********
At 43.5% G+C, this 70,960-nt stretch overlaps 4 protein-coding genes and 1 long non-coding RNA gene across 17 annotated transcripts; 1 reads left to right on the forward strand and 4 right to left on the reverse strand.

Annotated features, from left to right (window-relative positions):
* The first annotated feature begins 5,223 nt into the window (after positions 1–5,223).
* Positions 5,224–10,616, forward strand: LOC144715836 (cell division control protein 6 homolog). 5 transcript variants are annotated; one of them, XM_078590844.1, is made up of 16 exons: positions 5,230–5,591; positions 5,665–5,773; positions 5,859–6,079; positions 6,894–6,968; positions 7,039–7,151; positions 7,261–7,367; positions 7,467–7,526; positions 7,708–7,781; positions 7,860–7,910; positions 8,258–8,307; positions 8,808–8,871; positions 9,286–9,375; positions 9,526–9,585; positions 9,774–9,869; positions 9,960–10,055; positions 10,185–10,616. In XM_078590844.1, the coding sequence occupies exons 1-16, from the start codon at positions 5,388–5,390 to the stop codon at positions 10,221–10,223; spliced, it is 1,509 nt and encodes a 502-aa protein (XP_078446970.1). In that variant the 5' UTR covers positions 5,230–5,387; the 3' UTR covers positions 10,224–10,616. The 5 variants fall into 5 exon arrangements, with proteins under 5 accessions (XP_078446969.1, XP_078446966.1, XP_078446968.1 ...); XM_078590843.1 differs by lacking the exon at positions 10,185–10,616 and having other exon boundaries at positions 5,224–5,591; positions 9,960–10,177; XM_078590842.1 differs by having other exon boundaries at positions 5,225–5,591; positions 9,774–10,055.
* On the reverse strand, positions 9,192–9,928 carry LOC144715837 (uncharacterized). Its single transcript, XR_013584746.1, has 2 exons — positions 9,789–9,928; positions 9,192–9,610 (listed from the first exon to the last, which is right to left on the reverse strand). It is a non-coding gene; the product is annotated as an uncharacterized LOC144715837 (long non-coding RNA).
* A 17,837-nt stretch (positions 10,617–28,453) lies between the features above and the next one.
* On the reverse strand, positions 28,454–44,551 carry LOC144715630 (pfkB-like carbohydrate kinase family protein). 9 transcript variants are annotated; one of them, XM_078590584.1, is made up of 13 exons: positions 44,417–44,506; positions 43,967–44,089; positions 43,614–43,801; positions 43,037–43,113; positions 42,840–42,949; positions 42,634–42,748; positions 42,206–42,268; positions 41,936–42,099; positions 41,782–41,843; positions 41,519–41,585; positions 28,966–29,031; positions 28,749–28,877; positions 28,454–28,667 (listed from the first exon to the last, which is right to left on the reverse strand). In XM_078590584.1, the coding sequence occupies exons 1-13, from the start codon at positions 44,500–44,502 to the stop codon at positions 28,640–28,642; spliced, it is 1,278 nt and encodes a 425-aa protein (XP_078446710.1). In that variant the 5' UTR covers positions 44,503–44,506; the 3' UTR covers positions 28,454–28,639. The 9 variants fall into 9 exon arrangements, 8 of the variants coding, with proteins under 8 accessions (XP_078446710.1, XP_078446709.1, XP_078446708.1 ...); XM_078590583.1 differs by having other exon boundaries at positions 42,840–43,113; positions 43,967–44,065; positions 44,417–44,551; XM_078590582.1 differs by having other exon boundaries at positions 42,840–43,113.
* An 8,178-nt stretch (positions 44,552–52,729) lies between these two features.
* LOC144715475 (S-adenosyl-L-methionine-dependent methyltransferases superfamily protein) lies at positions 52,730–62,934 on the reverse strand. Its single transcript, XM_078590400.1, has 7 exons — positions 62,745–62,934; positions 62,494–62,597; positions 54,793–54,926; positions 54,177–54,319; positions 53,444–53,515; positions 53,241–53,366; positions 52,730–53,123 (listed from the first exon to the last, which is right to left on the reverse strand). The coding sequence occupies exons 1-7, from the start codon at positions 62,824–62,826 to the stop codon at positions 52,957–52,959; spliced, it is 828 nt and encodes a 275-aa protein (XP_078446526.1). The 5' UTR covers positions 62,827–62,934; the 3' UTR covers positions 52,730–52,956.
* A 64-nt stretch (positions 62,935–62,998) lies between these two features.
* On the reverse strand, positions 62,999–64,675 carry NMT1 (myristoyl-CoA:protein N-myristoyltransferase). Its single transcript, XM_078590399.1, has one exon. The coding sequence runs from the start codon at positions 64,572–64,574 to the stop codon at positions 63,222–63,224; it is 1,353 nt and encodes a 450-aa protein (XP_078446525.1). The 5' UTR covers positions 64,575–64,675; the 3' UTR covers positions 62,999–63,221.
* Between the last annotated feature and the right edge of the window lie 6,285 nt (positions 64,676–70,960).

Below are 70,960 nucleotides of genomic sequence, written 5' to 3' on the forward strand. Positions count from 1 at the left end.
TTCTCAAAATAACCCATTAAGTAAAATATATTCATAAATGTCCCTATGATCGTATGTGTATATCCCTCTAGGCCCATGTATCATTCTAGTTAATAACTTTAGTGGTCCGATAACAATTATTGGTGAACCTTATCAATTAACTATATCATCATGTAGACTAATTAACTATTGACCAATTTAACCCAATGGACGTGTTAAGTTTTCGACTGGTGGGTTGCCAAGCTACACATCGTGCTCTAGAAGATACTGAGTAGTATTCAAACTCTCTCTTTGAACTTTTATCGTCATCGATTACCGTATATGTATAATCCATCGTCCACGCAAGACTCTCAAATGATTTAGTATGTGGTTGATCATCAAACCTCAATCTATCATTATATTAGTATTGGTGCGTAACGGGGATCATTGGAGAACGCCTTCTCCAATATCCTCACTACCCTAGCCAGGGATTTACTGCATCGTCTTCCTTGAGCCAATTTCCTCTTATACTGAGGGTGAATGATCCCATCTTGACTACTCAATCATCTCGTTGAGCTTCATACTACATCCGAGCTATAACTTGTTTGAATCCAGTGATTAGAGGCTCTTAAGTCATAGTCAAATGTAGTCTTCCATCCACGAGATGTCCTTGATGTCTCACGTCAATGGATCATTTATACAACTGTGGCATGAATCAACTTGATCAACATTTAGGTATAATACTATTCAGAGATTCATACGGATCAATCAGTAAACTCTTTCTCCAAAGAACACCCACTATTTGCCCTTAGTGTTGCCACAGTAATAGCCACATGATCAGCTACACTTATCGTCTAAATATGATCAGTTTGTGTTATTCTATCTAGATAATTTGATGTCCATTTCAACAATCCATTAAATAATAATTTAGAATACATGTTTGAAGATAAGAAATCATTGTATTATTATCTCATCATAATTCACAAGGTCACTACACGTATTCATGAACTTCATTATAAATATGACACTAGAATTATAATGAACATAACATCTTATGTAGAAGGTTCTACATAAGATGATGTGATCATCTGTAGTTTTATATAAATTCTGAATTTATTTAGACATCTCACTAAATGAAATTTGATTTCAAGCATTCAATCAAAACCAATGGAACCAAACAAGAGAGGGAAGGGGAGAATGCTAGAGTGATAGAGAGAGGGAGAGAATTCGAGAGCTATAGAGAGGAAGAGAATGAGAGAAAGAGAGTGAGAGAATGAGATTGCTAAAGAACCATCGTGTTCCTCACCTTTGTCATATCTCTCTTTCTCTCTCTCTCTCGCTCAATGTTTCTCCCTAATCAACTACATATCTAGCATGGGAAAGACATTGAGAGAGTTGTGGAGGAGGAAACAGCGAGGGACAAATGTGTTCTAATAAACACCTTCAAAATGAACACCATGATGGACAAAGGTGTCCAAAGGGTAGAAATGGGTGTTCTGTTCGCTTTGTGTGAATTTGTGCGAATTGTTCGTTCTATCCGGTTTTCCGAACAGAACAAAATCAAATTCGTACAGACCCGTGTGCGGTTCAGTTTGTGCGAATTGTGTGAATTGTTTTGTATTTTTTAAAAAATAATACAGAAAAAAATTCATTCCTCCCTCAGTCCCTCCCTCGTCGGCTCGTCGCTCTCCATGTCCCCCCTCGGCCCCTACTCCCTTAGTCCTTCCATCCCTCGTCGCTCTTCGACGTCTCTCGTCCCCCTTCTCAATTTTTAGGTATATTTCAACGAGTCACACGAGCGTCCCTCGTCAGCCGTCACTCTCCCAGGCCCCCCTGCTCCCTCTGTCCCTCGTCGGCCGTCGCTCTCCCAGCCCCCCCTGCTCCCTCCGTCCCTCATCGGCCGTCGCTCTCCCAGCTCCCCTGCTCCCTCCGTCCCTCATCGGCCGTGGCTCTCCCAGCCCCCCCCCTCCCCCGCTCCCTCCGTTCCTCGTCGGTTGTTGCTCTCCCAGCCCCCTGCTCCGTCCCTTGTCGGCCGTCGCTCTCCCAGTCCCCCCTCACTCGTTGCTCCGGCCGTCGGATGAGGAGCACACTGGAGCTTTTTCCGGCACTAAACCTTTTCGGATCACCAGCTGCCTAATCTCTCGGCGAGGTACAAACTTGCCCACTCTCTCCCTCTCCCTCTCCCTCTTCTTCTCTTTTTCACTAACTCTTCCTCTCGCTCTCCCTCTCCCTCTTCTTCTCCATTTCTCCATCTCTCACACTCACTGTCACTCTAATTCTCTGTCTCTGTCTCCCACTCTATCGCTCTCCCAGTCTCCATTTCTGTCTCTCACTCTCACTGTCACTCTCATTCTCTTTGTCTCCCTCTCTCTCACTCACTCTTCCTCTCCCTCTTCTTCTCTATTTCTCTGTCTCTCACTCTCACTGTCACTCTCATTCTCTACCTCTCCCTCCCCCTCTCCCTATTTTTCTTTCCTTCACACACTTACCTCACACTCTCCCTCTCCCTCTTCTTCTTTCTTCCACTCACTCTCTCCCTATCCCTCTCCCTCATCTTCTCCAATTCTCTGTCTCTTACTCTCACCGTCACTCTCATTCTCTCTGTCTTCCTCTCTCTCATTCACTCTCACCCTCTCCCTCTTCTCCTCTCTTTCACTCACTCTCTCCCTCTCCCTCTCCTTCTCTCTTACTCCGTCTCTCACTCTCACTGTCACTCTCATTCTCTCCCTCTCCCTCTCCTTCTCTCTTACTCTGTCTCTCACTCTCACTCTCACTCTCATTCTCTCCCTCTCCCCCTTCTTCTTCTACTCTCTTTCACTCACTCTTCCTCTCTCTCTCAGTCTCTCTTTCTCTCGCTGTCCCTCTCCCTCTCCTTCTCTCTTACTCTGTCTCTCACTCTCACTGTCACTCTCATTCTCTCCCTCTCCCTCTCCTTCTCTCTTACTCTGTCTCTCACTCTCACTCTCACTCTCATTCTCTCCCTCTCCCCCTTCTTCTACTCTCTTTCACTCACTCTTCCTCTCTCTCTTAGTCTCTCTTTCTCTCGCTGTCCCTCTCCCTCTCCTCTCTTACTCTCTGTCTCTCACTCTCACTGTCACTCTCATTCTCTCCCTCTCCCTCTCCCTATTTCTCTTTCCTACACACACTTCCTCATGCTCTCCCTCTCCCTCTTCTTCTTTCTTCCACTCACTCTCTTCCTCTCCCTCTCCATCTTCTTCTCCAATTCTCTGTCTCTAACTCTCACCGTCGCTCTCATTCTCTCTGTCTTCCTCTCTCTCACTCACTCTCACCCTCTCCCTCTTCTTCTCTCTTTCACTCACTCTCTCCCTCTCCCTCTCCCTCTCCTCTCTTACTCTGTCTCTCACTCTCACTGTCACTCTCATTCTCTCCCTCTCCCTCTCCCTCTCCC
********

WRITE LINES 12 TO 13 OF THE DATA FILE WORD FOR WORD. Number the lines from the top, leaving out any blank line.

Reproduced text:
* Between the last annotated feature and the right edge of the window lie 6,285 nt (positions 64,676–70,960).

Below are 70,960 nucleotides of genomic sequence, written 5' to 3' on the forward strand. Positions count from 1 at the left end.